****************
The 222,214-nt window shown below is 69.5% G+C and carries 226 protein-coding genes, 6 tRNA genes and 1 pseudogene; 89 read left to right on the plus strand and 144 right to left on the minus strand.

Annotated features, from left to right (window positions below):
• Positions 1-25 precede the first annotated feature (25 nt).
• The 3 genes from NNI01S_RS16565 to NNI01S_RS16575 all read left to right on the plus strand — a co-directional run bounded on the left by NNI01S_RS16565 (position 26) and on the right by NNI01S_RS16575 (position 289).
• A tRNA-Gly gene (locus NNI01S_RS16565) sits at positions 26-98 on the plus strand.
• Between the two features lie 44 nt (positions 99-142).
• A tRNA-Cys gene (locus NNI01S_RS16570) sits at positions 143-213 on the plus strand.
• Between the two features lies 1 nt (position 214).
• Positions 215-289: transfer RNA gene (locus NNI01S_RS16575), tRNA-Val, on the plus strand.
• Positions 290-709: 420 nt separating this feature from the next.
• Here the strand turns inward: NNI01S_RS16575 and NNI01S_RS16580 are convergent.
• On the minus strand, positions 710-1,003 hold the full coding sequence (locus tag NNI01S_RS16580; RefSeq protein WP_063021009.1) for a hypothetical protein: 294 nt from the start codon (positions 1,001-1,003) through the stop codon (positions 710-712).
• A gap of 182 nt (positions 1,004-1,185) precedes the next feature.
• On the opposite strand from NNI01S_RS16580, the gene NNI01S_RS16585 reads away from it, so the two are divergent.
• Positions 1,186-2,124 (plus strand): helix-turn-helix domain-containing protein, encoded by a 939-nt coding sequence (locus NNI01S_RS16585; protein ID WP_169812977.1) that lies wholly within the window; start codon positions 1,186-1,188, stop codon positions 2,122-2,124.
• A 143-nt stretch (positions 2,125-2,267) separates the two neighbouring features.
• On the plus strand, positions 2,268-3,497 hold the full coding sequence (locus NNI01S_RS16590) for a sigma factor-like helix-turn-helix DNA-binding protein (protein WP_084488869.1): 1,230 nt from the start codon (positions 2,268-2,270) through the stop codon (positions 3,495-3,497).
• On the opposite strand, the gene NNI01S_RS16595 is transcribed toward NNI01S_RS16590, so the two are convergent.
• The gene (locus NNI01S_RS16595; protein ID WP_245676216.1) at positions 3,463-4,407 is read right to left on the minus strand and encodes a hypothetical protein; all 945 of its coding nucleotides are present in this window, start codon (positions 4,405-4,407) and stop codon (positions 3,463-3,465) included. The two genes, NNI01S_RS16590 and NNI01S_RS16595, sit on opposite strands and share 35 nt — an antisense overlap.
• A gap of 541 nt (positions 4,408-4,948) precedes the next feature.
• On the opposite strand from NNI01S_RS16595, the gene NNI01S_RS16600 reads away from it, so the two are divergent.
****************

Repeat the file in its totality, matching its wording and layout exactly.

The 222,214-nt window shown below is 69.5% G+C and carries 226 protein-coding genes, 6 tRNA genes and 1 pseudogene; 89 read left to right on the plus strand and 144 right to left on the minus strand.

Annotated features, from left to right (window positions below):
• Positions 1-25 precede the first annotated feature (25 nt).
• The 3 genes from NNI01S_RS16565 to NNI01S_RS16575 all read left to right on the plus strand — a co-directional run bounded on the left by NNI01S_RS16565 (position 26) and on the right by NNI01S_RS16575 (position 289).
• A tRNA-Gly gene (locus NNI01S_RS16565) sits at positions 26-98 on the plus strand.
• Between the two features lie 44 nt (positions 99-142).
• A tRNA-Cys gene (locus NNI01S_RS16570) sits at positions 143-213 on the plus strand.
• Between the two features lies 1 nt (position 214).
• Positions 215-289: transfer RNA gene (locus NNI01S_RS16575), tRNA-Val, on the plus strand.
• Positions 290-709: 420 nt separating this feature from the next.
• Here the strand turns inward: NNI01S_RS16575 and NNI01S_RS16580 are convergent.
• On the minus strand, positions 710-1,003 hold the full coding sequence (locus tag NNI01S_RS16580; RefSeq protein WP_063021009.1) for a hypothetical protein: 294 nt from the start codon (positions 1,001-1,003) through the stop codon (positions 710-712).
• A gap of 182 nt (positions 1,004-1,185) precedes the next feature.
• On the opposite strand from NNI01S_RS16580, the gene NNI01S_RS16585 reads away from it, so the two are divergent.
• Positions 1,186-2,124 (plus strand): helix-turn-helix domain-containing protein, encoded by a 939-nt coding sequence (locus NNI01S_RS16585; protein ID WP_169812977.1) that lies wholly within the window; start codon positions 1,186-1,188, stop codon positions 2,122-2,124.
• A 143-nt stretch (positions 2,125-2,267) separates the two neighbouring features.
• On the plus strand, positions 2,268-3,497 hold the full coding sequence (locus NNI01S_RS16590) for a sigma factor-like helix-turn-helix DNA-binding protein (protein WP_084488869.1): 1,230 nt from the start codon (positions 2,268-2,270) through the stop codon (positions 3,495-3,497).
• On the opposite strand, the gene NNI01S_RS16595 is transcribed toward NNI01S_RS16590, so the two are convergent.
• The gene (locus NNI01S_RS16595; protein ID WP_245676216.1) at positions 3,463-4,407 is read right to left on the minus strand and encodes a hypothetical protein; all 945 of its coding nucleotides are present in this window, start codon (positions 4,405-4,407) and stop codon (positions 3,463-3,465) included. The two genes, NNI01S_RS16590 and NNI01S_RS16595, sit on opposite strands and share 35 nt — an antisense overlap.
• A gap of 541 nt (positions 4,408-4,948) precedes the next feature.
• On the opposite strand from NNI01S_RS16595, the gene NNI01S_RS16600 reads away from it, so the two are divergent.